Conflicts of Interest

The authors declare no conflict of interest.


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Figure 1. Coupled map: (A) complexity and correlation progression; (B) (Logarithmic) heatmap of the contingency tables/two-dimensional histograms p ( X , Y ) for varying ξ . For these ξ -values, Δ C ( X | | Y ) reached its (local) maxima/minimum.
Figure 1. Coupled map: (A) complexity and correlation progression; (B) (Logarithmic) heatmap of the contingency tables/two-dimensional histograms p ( X , Y ) for varying ξ . For these ξ -values, Δ C ( X | | Y ) reached its (local) maxima/minimum.
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Figure 2. Δ C values for the HIVP positions. In orange, peaks with Δ C 0.1 · max Δ C are highlighted, whereas peaks with Δ C 0.1 · max Δ C are shown in blue. Almost all peak positions have been reported to be influenced by protease inhibitors.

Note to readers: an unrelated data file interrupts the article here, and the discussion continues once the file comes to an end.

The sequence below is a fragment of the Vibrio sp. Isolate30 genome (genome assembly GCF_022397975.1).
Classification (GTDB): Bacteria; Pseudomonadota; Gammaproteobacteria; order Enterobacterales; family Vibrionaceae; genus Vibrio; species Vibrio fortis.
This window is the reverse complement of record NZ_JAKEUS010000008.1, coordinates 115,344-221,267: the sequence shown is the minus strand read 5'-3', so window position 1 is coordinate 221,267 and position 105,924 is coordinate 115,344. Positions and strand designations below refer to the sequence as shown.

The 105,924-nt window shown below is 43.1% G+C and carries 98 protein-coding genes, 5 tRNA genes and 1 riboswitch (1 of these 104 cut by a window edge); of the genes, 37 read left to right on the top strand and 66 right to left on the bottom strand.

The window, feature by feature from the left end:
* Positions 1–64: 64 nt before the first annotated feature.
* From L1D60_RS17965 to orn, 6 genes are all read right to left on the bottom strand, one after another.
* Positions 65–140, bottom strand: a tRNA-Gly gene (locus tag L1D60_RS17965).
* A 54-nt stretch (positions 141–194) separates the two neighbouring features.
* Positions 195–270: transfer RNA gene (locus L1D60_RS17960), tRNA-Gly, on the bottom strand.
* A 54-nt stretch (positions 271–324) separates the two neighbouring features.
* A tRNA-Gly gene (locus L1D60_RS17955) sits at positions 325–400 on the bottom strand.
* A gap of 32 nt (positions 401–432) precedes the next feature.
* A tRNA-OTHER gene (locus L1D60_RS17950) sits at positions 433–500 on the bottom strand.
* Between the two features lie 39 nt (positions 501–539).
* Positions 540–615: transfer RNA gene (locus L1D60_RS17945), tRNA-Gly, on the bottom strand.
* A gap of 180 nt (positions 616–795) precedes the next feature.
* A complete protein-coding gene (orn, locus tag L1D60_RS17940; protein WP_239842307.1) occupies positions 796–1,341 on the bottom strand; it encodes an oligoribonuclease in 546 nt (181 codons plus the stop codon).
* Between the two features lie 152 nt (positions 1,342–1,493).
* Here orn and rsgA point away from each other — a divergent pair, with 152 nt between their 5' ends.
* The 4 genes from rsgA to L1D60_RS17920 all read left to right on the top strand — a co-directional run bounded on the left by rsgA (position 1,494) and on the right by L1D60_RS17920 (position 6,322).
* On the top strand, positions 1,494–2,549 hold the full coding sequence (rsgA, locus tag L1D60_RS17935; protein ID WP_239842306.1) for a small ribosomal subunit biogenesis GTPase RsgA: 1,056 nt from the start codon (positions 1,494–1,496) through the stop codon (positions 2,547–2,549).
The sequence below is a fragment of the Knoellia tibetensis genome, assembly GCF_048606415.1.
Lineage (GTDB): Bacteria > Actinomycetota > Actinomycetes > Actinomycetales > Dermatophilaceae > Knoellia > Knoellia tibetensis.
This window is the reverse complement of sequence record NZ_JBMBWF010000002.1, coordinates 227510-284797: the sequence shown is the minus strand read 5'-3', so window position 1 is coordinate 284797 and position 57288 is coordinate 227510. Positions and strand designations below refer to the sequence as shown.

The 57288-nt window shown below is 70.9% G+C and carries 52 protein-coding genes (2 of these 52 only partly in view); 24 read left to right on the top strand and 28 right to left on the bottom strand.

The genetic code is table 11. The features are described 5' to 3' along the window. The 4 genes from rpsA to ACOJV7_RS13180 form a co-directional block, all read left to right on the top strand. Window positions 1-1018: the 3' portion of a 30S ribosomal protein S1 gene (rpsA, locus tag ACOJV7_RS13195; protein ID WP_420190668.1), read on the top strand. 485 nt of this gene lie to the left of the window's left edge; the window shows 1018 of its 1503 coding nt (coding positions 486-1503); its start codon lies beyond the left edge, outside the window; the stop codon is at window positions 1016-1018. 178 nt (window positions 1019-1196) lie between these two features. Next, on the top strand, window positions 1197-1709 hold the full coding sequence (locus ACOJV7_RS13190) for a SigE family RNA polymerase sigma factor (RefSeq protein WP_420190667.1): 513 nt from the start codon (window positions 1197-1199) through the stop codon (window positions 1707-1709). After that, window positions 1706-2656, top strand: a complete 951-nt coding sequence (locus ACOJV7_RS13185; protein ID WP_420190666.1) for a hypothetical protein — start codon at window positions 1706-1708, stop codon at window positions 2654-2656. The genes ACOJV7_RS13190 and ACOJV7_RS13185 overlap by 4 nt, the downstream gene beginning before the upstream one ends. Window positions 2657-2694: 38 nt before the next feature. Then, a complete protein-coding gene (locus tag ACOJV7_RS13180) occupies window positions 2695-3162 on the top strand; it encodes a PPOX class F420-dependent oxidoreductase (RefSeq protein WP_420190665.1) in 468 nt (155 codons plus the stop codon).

Figure 2. Δ C values for the HIVP positions. In orange, peaks with Δ C 0.1 · max Δ C are highlighted, whereas peaks with Δ C 0.1 · max Δ C are shown in blue. Almost all peak positions have been reported to be influenced by protease inhibitors.
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Figure 3. Histograms of Δ C for the currency pairs under investigation obtained for resampled data.
Figure 3. Histograms of Δ C for the currency pairs under investigation obtained for resampled data.
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Table 1. Summary of positions mutated by the four most prominent protease inhibitors in the HIVP dataset. Bold positions show a Δ C 0.1 · max Δ C . Underlined positions represent “major” HIVP mutations which are detected to mutate first in presence of a drug.
Table 1. Summary of positions mutated by the four most prominent protease inhibitors in the HIVP dataset. Bold positions show a Δ C 0.1 · max Δ C . Underlined positions represent “major” HIVP mutations which are detected to mutate first in presence of a drug.
Drug           Number of Sequences           Affected Positions
Indinavir375310, 20, 24, 32, 36, 46, 54, 71, 73, 76, 82, 84, 89